Associating COMT with Schizophrenia: Statistical Tools in Population-Based Genetic Studies

Research output: Chapter in Book/Report/Conference proceedingChapter


Biological research in human is motivated to a large degree by the promise of discovery of new drugs for the cure of common diseases. This process of developing a new drug is time consuming and expensive. However, the human and economic rewards from putting in the market a new product are immense. It is of no surprise, thus, that extensive resources, both from the academic world and from pharmaceutical companies, are devoted to drug-related research. The process of discovery is typically initiated by the identification of a target: A biological pathway or a protein within a pathway, which is connected to, or even leading to, the development of the given disease. Once such a pathway (or protein) is detected, compounds that affect the biological function may be tested towards becoming the new drug.

An important track for the identification of such targets is via genetic studies. This track has been paved during the last two decades with the emergence of new technologies that allow the “reading” of genetic information from DNA molecules. New vigor was added to this approach in recent years with the completion of the Human Genome Project and the sequencing of the entire human genome. An outgrowth of this project is the mapping of a practically unlimited number of bi-allelic genomic markers, termed Single Nucleotide Polymorphisms or SNPs in short.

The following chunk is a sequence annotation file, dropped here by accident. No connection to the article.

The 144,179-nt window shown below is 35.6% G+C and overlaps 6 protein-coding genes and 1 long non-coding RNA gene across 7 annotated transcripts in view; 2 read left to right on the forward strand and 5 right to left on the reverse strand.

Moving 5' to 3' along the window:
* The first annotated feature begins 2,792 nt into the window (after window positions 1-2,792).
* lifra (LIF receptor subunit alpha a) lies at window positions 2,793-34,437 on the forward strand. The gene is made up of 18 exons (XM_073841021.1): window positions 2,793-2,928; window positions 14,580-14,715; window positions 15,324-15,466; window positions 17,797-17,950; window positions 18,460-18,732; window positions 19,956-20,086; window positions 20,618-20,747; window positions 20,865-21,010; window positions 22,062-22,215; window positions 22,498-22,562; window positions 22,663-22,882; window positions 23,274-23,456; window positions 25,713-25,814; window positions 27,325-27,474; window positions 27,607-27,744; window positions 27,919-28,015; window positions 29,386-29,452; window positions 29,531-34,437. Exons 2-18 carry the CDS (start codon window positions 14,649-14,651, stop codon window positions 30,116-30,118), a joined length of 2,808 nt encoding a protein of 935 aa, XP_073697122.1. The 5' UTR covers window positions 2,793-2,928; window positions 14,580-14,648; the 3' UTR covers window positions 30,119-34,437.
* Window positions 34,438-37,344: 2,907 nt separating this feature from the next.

Original languageAmerican English
Title of host publicationThe New Avenues in Bioinformatics
EditorsJoseph Seckbach, Eitan Rubin
PublisherSpringer Netherlands
Number of pages13
ISBN (Print)9781402026393
StatePublished - 2004

Publication series

NameCellular Origin and Life in Extreme Habitats and Astrobiology book series (COLE)


  • Linkage disequilibrium
  • Random Control
  • Individual Genotyping
  • Functional Polymorphism
  • COMT Gene


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